Make a Checklist Criteria You Spouse Appearance, Age, Race (External) Personality (Internal) Education & Intellectual level Religion & Spirituality Cultural Background & Interests Career Goals Family Centric and Make a list of the Characteristics, qualities, values and values you desire in a marriage partner. Social Class & Economic status
Checklist continued Criteria You Spouse Serious vs. Lighthearted Interests and hobbies Zeal and Energy Picky or Easygoing Meticulous or Sloppy Grooming & Cleanliness Make a list of the Characteristics, qualities, and values you desire in a marriage partner.
Grade it What: Must you have? (otherwise deal breaker) You can live with Don’t care Put a “+” for anything positive, “-” for anything you would rate poorly You can make it as simple or as complex as you like. The value is not in the numbers, it’s in the exercise. If you have too many criteria the pool of potential candidates will diminish. Remember you’re spouse won’t be perfect and neither are you.
Make Deposits often Couples who show Affection, and empathy are more likely to have marital bliss But you can never take it for granted. It needs constant work and change with time. Make deposits in the emotional bank account. Acknowledge and respect your differences and give each other space. Play to your natural biological roles.
Getting to know each other is like well; peeling an onion There’s only so much you can discover before marriage, the rest is a life time process Real Your Real Spouse’s self image You Image of you Spouse Your How spouse perceives Image of others others How others How others Perceive you Perceive spouse
Explore commonalities and differences Are your goals aligned? Do you have enough in common to hold you together? Can you live with your differences in mannerisms and temperament Are your social, educational, spiritual levels and family backgrounds fairly well aligned? If not will that be a problem down the road or maybe even a non-starter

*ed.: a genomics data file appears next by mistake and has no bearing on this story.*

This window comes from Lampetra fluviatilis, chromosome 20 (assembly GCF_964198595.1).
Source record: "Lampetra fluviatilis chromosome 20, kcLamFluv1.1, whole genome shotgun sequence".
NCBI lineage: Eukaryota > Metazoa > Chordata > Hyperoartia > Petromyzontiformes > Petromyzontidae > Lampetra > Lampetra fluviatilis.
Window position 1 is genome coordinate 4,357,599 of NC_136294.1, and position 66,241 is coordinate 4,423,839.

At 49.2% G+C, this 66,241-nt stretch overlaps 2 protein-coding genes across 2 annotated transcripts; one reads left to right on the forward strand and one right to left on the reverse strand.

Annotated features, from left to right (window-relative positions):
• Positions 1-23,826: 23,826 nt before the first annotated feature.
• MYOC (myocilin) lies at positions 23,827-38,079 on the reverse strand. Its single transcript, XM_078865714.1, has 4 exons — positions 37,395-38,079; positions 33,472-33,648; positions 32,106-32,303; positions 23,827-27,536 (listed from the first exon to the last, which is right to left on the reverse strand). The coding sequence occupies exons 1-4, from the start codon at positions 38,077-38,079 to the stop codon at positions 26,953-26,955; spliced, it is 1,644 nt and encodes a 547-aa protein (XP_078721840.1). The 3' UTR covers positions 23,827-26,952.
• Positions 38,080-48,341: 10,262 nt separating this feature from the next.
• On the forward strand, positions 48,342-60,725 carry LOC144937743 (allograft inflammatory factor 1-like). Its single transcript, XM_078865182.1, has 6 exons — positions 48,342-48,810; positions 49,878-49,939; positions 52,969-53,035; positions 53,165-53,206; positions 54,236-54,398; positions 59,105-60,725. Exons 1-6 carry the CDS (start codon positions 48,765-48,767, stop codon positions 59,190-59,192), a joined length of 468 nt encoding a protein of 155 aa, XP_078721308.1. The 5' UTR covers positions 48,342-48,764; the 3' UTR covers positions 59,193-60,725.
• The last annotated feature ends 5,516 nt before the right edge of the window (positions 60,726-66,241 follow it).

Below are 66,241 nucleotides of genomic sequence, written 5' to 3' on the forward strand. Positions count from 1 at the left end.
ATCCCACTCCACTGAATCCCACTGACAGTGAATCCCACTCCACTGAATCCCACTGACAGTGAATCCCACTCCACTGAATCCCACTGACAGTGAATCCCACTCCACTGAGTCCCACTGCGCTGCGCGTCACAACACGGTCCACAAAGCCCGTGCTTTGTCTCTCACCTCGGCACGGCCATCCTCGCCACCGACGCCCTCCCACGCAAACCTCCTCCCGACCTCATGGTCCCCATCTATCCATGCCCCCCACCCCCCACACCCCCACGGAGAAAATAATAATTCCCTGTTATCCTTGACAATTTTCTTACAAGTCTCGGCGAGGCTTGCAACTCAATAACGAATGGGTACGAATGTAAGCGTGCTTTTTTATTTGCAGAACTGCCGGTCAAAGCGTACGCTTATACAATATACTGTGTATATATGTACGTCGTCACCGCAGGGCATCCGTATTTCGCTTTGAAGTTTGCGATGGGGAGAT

Marriage isn’t a 50:50 Venture Just as in business 50:50 ventures rarely survive. Why? Any institution whether it be a corporation, partnership or marriage can have one CEO or head or arbiter of decisions. Although consultation is a must in all major (and depending on what your pet peeves are minor ) decisions, someone has to make a call. Each spouse needs to feel like the other is making a valuable contributions to the marriage Keeping score is not a good way to run a marriage Each spouse has different strengths, and interests; play to them. Strive towards mutual dependency. Be the first to forgive, forget and move on.
Seek out your family and friends: You are only as strong as your social group For all major decisions see the advice of family, sincere friends, and knowledgeable people For religion: Your Minister/Imam/Rabbi For money matters: A financial advisor For health:….
So are you ready for marriage? Hopefully the answer is yes, we want to help you along, but there are going to be many many questions along the way that you have to ask yourself, your potential spouse and those people around you. The questions included in the Reference section are meant to be a guideline. Some may make sense for you, some may not. Some you will think of your self. Go with the flow. The questions center around Why are you getting married, i.e. your motives? Finding out your partners history, and looking at your common goals and expectations.
Reference Slides Questions to Ask